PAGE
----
Using the Notebook PC
Connections
NOTE: The built-in modem and network cannot be installed later as an upgrade. After
purchase, modem and/or network can be installed as an expansion card.
Modem Connection (on selected models)
The telephone wire used to connect the Notebook PC’s internal modem should have
either two or four wires (only two wires (telephone line #1) is used by the modem) and
should have an RJ-11 connector on both ends. Connect one end to the modem port and
the other end to an analog telephone wall socket (the ones found in residential buildings).
Once the driver is setup, the modem is ready to use.
NOTE: When you are connected to an online service, do not place the Notebook PC
in suspend (or sleep mode) or else you will disconnect the modem connection.
Example of the Notebook PC connected to a telephone jack for use with the built-in modem:
OFF
ON
EXPRESS
Telephone connector
is the smaller of the two.
Telephone Wall
Jack
Telephone
connection is
optional
44
Telephone cables
with RJ-11 connectors
CAUTION: For electrical safety concerns, only use telephone cables rated 26AWG or
higher. (see Glossary for more information)
Using the Notebook PC
Network Connection
4
Connect a network cable, with RJ-45 connectors on each end, to the modem/network port on the Notebook PC and the other end to a hub or switch. For 100 BASE-TX / 1000 BASE-T speeds, your network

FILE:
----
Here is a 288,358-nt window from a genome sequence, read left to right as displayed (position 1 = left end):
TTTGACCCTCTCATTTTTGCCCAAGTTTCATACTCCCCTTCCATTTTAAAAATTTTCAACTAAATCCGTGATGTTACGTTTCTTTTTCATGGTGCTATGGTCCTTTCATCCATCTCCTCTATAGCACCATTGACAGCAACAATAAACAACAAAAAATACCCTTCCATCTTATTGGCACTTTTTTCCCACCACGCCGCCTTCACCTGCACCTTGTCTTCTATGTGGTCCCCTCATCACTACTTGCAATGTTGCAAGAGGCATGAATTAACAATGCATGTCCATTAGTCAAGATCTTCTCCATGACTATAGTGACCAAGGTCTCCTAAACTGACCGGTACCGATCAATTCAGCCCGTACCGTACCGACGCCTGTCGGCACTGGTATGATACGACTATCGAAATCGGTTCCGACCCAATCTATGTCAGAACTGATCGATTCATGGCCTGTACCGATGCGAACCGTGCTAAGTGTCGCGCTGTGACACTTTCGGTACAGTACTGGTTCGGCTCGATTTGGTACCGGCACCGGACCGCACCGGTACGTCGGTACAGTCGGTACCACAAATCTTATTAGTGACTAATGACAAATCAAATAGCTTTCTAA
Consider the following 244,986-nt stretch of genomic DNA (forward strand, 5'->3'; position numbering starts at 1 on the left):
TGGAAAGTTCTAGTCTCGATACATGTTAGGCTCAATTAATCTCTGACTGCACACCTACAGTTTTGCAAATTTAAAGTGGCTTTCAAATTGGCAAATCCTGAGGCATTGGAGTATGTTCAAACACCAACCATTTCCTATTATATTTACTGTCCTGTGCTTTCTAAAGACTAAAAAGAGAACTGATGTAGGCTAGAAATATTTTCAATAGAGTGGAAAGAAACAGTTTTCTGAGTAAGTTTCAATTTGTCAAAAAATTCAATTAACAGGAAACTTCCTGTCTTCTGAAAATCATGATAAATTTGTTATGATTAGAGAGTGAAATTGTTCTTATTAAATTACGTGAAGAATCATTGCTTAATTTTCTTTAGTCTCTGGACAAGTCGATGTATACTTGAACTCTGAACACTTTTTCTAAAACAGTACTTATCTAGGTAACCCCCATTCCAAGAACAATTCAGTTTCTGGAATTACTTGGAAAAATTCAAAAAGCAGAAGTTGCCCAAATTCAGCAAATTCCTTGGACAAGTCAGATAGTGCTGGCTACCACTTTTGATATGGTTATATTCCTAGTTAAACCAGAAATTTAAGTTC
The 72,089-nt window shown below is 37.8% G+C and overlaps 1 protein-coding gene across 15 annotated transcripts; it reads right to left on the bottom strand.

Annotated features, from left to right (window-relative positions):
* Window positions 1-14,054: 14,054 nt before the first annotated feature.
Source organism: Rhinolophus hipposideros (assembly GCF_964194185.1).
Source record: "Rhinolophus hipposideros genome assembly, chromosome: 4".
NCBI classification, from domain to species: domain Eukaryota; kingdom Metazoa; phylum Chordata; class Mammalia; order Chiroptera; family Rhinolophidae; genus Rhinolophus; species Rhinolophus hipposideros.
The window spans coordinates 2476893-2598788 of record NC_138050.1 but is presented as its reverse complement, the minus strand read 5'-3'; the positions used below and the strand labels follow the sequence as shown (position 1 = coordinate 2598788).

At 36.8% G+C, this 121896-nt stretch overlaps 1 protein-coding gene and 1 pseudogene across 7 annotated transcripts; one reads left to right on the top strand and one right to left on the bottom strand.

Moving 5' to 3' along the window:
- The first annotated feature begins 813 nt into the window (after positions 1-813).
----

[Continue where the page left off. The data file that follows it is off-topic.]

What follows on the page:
cable must be category 5 or better (not category 3) with twisted-pair wiring. If you plan on running the
interface at 100/1000Mbps, it must be connected to a 100 BASE-TX / 1000 BASE-T hub (not a BASE-T4
hub). For 10Base-T, use category 3, 4, or 5 twisted-pair wiring. 10/100 Mbps Full-Duplex is supported
on this Notebook PC but requires connection to a network switching hub with “duplex” enabled. The
software default is to use the fastest setting so no user-intervention is required.
1000BASE-T (or Gigabit) is only supported on selected models.
Twisted-Pair Cable
The cable used to connect the Ethernet card to a host (generally a Hub or Switch)
is called a straight-through Twisted Pair Ethernet (TPE). The end connectors are
called RJ-45 connectors, which are not compatible with RJ-11 telephone connectors.
If connecting two computers together without a hub in between, a crossover LAN
cable is required (Fast-Ethernet model). (Gigabit models support auto-crossover so
a crossover LAN cable is optional.)
Example of the Notebook PC connected to a Network Hub or Switch for use with the built-in
Ethernet controller.
OFF
ON
EXPRESS
LAN
connector is the
larger of the two.
Network Hub or Switch
Network cable with RJ-45 connectors
WARNING! Only use analog telephone outlets. The built-in modem does not support
the voltage used in digital phone systems. Do not connect the RJ-11 to digital phone
systems found in many commercial buildings or else damage will occur!
45
4
Using the Notebook PC
Wireless LAN Connection (on selected models)
The optional built-in wireless LAN is a compact easy-to-use wireless Ethernet adapter. Implementing
the IEEE 802.11 standard for wireless LAN (WLAN), the optional built-in wireless LAN is capable of
fast data transmission rates using Direct Sequence Spread Spectrum (DSSS) and Orthogonal Frequency
Division Multiplexing (OFDM) technologies on 2.4GHz/5GHz frequencies. The optional built-in wireless LAN is backward compatible with the earlier IEEE 802.11 standards allowing seamless interfacing
of wireless LAN standards.
The optional built-in wireless LAN is a client adapter that supports Infrastructure and Ad-hoc modes